This is the bar and kitchen at the Indian Pass Raw Bar where you can get steamed, baked, or raw oysters. They also have steamed shrimp and crab legs and for the kids there are burgers,hot dogs, and such, but they are definitely known for their oysters. The oysters are shucked right at the bar and placed on a platter where they are covered in butter and parmesan cheese before being baked in the oven. I've only recently begun to eat oysters, and after experiencing the oysyters here I've become a fan. I was craving oysters the moment we came across the bridge into Port St. Joe. Of course, I was so, so disappointed when our waitress said they didn't have oysters. The four of us all live on the Gulf Coast and if we really would have thought about it we would know there are no oysters in July. I don't know why we didn't think of this before. I was crushed.

Jennifer and Jason ordered the steamed shrimp to start, and we all orderd a platter of crab legs. The medium size shrimp were pink and cooked perfectly. The crab legs were divine! Steamed sweet crab meat plunged into clarrified butter. I love butter! Mmm and crab! There is still something not right about ordering crab legs while vacationing in Florida. Oh well! They were still delicious.

One of my favorite things about this place are the coolers on the back wall. It works as an honor bar. You just help yourself to a Heiniken or whatever you want to drink. Quite a nice selection of wine, Beer, soft drinks, waters, etc. At the end of the meal tell the cashier what you ordered and how many beers you had.

Kevin and I will be heading back to the area for a little camping trip with my parents in September when it cools down a bit. We will definitely be going back to the Raw Bar for some baked oysters. I am looking forward to it.

Tuesday, July 14, 2009

Vanilla Bean Cake with Caramel, Pecans, and
Chocolate Ganache

Over the weekend I baked a birthday cake for a friend. She wanted chocolate ganache and caramel on vanilla cake. I knew I would use a whole vanilla bean in the cake, but I didn't have a tried and true vanilla cake recipe. So after some searching I decided to try a vanilla buttermilk cake from smitten kitchen. You can find the recipe here:

This is the vanilla cake recipe she used to make a friends wedding cake and claimed that it was one of the best vanilla cakes to come out of her kitchen. Based on that statement I knew this was the cake I would make. I needed a cake that would hold up well when layered with ganache and caramel. I was a little nervous because the cake recipe was different from most because it didn't call for creaming the sugar and butter together and then adding the eggs. The recipe combines all of the dry ingredients, then the liquid ingredients, and lastly the eggs are folded in by hand. I followed the recipe except I ommited the 2 1/2 tsp. of vanilla extract and used a whole vanilla bean instead. The cake did not rise much at all and resulted in moist, light colored cake flecked with vanilla. The cakes baked perfectly even and there was no need to level the cakes.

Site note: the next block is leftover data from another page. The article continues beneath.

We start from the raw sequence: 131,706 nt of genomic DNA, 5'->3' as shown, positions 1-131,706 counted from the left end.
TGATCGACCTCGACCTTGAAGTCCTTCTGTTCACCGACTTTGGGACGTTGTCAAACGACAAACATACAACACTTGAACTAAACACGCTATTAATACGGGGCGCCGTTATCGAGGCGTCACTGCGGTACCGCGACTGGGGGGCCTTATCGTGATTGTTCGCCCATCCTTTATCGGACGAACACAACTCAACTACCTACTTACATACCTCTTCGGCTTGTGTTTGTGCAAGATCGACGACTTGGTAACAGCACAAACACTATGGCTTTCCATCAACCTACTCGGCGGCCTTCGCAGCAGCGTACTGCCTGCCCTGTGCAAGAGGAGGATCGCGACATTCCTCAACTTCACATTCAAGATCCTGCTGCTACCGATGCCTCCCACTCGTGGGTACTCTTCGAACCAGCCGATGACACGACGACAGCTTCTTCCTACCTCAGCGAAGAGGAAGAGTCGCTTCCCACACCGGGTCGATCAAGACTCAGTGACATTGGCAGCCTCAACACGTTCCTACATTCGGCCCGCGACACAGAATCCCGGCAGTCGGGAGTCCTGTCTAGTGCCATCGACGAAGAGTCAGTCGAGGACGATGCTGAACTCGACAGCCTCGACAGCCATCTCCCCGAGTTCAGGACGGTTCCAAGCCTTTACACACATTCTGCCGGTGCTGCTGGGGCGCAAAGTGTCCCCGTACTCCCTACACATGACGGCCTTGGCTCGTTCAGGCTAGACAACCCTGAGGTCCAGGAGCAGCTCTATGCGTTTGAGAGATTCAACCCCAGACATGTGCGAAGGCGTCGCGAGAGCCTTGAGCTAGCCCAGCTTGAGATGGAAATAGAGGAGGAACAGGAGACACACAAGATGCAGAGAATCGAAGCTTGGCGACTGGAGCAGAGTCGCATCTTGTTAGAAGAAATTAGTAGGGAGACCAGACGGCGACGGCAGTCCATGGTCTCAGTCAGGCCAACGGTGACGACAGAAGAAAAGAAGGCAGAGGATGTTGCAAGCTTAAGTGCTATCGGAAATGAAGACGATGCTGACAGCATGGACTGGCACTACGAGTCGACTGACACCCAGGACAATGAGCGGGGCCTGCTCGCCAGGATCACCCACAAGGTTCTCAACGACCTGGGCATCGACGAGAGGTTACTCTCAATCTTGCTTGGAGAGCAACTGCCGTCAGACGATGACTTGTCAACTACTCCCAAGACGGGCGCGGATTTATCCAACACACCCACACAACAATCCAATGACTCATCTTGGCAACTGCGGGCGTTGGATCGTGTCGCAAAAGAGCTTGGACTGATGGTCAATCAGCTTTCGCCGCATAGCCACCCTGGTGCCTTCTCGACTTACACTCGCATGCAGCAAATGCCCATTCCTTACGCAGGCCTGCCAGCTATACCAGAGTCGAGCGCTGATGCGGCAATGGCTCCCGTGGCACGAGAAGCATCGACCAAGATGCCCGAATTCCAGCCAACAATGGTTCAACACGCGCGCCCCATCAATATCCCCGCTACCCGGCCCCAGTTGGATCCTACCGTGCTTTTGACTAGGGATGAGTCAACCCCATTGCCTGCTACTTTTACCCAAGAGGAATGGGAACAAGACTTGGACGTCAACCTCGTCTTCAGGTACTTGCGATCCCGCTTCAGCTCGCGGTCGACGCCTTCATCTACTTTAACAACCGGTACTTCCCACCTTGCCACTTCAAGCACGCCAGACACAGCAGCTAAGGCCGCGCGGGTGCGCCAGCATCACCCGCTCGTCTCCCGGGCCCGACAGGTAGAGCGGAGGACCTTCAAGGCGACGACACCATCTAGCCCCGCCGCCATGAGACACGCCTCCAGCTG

After the cakes were baked I made the caramel and chocolate ganache. I found recipes for both on the bon appetit web site. The recipes are here:

This cake sounds so amazing! I will definitely be making this again with chocolate cake for myself. I followed the recipes for the caramel and the ganache and used it as a guide for assembling the cake. I've never made caramel before, so my first batch was disasterous. The smoke from the burning sugar set off the smoke detector and left the caramel a deep rusty color. I thought it would be okay, but after tasting it I realized there was no salvaging this burnt bitter concoction. Round two resulted in perfect golden caramel that tasted rich and buttery. You really have to watch the sugar changing color. My pots are dark so it was hard to see the amber color until it was too late.
The chocolate ganache was simple enough; heat the cream, then pour it over the chocolate , and allow the chocolate to soften before stirring until smooth. I made the cake, caramel, and ganache a day ahead and saved the assembly for the next day when the cake was being picked up. Yes, picked up. I was making the cake for someone else and didn't actually get to try it. Like I said before, I will definitely be making this cake again....very soon.

For the assembly I placed one layer of the cake on a board and topped it with chocolate ganache. I then filled a pastry bag with ganache and with a round tip I piped a ring around the cake creating a well in the center. Next I poured the caramel into the well and sprinkled chopped pecans onto the caramel. The second layer is then place on top and repeated with ganache, caramel, and pecans. The third cake layer is then put on top and covered with the ganache. Finally, I iced the sides with the ganache and coated the sides in the chopped pecans. How could this be bad? Put the cake in the refrigerator to firm up and take out for 30 minutes before cutting. Once the cake is cut the caramel will ooze out and create a gooey sauce for the cake. Yum!